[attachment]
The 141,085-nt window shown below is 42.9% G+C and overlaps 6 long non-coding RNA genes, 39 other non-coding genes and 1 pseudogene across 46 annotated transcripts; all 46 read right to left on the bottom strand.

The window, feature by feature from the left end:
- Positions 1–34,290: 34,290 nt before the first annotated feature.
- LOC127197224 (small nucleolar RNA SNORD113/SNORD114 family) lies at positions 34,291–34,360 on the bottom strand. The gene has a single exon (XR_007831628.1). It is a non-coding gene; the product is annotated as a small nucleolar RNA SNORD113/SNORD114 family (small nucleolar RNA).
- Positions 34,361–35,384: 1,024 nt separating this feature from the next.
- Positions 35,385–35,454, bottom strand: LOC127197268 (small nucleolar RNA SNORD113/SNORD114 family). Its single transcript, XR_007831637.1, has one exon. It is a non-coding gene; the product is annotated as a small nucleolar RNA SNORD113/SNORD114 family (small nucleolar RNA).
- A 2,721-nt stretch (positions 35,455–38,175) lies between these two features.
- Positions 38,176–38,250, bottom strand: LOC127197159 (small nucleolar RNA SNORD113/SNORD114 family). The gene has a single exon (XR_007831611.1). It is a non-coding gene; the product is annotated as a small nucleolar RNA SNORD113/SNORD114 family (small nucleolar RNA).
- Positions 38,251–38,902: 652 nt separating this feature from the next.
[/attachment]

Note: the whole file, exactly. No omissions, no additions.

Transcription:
The 141,085-nt window shown below is 42.9% G+C and overlaps 6 long non-coding RNA genes, 39 other non-coding genes and 1 pseudogene across 46 annotated transcripts; all 46 read right to left on the bottom strand.

The window, feature by feature from the left end:
- Positions 1–34,290: 34,290 nt before the first annotated feature.
- LOC127197224 (small nucleolar RNA SNORD113/SNORD114 family) lies at positions 34,291–34,360 on the bottom strand. The gene has a single exon (XR_007831628.1). It is a non-coding gene; the product is annotated as a small nucleolar RNA SNORD113/SNORD114 family (small nucleolar RNA).
- Positions 34,361–35,384: 1,024 nt separating this feature from the next.
- Positions 35,385–35,454, bottom strand: LOC127197268 (small nucleolar RNA SNORD113/SNORD114 family). Its single transcript, XR_007831637.1, has one exon. It is a non-coding gene; the product is annotated as a small nucleolar RNA SNORD113/SNORD114 family (small nucleolar RNA).
- A 2,721-nt stretch (positions 35,455–38,175) lies between these two features.
- Positions 38,176–38,250, bottom strand: LOC127197159 (small nucleolar RNA SNORD113/SNORD114 family). The gene has a single exon (XR_007831611.1). It is a non-coding gene; the product is annotated as a small nucleolar RNA SNORD113/SNORD114 family (small nucleolar RNA).
- Positions 38,251–38,902: 652 nt separating this feature from the next.